11. A baseline business plan for CE Ltd for the next five years has been produced. This is simply a roll forward of current activities and shows CE Ltd to be viable within the resources which would be assigned to it. A summary of this is given in Annex A. There are two versions of the summary, one which includes occupation of the East Forum by CE Ltd, the other which does not. The baseline plan is to be reviewed by the newly appointed Director who is expected to improve upon it and, over a five- to ten-year time frame, put CE Ltd into a position of financial sustainability, requiring no resources from the University other than ownership of such intellectual property as accrues to the University under its IP Policy.

12. The position of CE Ltd will be reviewed five years from incorporation to assess its performance against the criteria given in Annex B. At that point, if performance has not met the criteria, the Finance Committee and the Board will consider what remedial steps are required. If it is determined that a separate company is not the best organization for the University's technology transfer functions, CE Ltd will be reabsorbed into the University.

13. The staff of Cambridge Enterprise have been informed and consulted about the proposed incorporation. Employees would move into CE Ltd under the Transfer of Undertakings (Protection of Employment) Regulations 2006 (TUPE). The final stage of this consultation will inform all employees individually of any change in terms and conditions which would result from the change in employer (no material changes are anticipated), and this will be completed before the new company is formed.


ANNEX A Baseline business plan summaries

This information is available as a PDF file:


Statement of criteria to evaluate performance of CE Ltd

CE Ltd should be evaluated in terms of its financial performance, service provision and reputation, and activity.

Financial performance for the next five years should be judged on a basis of financial self-sufficiency. The University would subsidize CE Ltd through Chest and HEIF funding and through the provision of services. CE Ltd surplus is the net profit after dispersal to departments1 but including equity realizations and any unpaid-for services provided to the University. The criterion for financial performance is simply whether the subsidy minus the surplus is in decline and showing progress towards a positive return by 2016.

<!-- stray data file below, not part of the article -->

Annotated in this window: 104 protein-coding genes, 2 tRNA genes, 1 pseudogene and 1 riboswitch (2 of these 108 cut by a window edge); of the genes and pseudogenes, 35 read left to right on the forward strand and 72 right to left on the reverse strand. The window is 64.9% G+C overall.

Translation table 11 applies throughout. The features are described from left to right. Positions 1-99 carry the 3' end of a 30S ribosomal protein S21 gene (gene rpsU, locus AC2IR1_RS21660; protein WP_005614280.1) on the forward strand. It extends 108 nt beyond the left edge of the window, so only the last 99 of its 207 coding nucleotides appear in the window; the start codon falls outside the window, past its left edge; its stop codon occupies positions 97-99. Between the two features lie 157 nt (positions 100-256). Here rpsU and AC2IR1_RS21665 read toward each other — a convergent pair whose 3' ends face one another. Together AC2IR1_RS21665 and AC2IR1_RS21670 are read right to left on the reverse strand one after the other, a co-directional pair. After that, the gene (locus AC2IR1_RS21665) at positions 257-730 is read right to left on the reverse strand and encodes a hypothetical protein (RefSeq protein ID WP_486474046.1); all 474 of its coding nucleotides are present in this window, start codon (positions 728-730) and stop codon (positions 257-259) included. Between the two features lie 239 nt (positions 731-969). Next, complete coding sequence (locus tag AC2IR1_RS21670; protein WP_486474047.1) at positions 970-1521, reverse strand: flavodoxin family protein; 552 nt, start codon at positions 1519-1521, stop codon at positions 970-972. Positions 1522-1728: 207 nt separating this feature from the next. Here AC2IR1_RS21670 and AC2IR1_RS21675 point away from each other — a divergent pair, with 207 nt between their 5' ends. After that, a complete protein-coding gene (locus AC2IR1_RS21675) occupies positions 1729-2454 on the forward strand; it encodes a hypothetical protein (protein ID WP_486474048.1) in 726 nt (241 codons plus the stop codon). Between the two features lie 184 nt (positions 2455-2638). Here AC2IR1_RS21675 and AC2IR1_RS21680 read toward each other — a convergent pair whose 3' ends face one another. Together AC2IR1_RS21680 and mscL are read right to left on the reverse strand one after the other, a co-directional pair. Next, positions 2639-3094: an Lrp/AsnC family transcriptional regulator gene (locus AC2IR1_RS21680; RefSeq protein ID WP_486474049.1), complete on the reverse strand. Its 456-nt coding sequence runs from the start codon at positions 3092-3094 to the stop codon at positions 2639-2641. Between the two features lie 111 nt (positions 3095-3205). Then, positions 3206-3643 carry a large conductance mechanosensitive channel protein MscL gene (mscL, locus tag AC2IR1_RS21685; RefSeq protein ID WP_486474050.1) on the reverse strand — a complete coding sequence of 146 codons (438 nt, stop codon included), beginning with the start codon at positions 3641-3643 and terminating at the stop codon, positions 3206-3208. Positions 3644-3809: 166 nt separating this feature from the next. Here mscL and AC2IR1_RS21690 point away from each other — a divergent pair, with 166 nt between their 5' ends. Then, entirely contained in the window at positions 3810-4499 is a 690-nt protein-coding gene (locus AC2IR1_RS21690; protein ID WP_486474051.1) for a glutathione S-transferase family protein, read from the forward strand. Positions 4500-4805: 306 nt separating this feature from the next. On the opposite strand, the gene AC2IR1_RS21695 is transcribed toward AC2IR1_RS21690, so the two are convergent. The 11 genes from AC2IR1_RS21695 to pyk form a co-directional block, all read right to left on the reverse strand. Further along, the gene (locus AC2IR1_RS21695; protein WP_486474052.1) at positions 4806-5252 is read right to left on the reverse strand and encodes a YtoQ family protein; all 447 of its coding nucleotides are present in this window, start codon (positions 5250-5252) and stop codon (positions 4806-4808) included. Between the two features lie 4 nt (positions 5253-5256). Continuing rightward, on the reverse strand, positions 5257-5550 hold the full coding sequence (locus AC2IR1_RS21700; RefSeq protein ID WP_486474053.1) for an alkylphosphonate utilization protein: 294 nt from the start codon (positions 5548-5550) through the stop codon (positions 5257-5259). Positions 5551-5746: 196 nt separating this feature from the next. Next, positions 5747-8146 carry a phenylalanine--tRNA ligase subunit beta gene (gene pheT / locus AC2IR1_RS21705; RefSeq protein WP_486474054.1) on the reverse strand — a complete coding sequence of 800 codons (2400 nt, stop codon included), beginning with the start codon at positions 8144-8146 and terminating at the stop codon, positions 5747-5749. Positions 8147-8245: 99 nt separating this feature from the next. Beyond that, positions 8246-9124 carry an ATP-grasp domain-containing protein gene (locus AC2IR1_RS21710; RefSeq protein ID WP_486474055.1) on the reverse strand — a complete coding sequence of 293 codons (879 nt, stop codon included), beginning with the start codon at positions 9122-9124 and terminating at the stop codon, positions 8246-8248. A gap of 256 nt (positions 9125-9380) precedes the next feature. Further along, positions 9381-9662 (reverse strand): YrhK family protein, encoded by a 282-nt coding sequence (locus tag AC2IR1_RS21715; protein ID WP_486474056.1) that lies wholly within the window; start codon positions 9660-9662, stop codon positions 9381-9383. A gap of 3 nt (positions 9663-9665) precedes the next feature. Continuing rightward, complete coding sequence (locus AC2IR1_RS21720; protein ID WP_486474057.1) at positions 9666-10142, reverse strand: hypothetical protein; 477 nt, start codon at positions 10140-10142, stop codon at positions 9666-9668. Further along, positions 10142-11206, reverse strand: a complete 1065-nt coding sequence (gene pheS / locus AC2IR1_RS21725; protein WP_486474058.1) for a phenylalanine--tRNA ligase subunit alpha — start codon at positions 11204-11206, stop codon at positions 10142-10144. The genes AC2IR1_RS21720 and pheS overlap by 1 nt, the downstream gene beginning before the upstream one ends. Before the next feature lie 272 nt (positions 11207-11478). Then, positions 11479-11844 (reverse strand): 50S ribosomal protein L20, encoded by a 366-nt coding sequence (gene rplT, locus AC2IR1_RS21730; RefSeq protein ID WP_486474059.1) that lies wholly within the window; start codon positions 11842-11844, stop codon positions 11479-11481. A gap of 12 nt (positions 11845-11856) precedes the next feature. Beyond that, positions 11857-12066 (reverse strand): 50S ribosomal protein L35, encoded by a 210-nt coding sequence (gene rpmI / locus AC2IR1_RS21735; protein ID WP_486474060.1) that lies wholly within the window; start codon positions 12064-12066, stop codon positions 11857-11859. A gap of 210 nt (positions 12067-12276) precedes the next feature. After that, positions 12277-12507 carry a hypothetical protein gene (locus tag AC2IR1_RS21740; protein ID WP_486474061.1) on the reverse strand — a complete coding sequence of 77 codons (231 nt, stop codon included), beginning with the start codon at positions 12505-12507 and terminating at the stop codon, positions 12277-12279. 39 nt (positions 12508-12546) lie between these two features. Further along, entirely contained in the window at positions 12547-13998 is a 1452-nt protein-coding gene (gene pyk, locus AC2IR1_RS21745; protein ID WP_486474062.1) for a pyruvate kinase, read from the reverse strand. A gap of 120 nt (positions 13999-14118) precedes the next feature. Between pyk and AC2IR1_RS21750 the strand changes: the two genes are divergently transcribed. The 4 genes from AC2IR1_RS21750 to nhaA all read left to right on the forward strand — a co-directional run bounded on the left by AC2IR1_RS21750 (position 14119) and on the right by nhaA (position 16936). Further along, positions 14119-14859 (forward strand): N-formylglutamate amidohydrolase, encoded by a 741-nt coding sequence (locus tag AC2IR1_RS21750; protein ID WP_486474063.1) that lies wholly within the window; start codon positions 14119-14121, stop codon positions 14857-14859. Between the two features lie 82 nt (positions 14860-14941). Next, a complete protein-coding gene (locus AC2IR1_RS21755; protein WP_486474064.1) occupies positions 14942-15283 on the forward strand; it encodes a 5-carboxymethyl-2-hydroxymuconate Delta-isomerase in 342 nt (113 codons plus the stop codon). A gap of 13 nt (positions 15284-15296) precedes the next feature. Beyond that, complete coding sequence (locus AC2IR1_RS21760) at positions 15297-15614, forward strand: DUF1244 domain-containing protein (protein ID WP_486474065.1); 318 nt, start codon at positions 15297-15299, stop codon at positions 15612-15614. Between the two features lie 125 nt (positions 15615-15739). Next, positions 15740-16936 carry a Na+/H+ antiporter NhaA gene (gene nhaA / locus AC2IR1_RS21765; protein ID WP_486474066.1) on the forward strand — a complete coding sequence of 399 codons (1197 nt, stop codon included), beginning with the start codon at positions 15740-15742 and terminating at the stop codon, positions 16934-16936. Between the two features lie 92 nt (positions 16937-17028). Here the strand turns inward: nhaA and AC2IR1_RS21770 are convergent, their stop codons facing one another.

Any investment funds managed by CE Ltd should have well-defined purposes and well-defined return on investment (RoI) targets, which are net of any management charges. These purposes and targets will be reported to the Finance Committee.

Service provision and reputation can be partly evaluated by activity (see below), but should also be examined, e.g. by survey, in terms of perceived improvement by academics and those external to the University that interact with CE Ltd. Reputation, most likely in national terms, is harder to ascertain but should be considered.

Activity should be considered in terms of a wide set of metrics. A fuller discussion of these can be found at http://www.enterprise.cam.ac.uk/cam_only. In general CE Ltd should exhibit a long-term increase in all of the following with some consideration of the potential pitfalls of the overemphasis on any one:

In brief, CE Ltd will be expected to increase its activity while progressing to profitability and delivery valued service to academics.

1 Departments are legally part of the shareholder, but are not to be treated as such for the purpose of this calculation.

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Cambridge University Reporter 1 June 2006
Copyright © 2006 The Chancellor, Masters and Scholars of the University of Cambridge.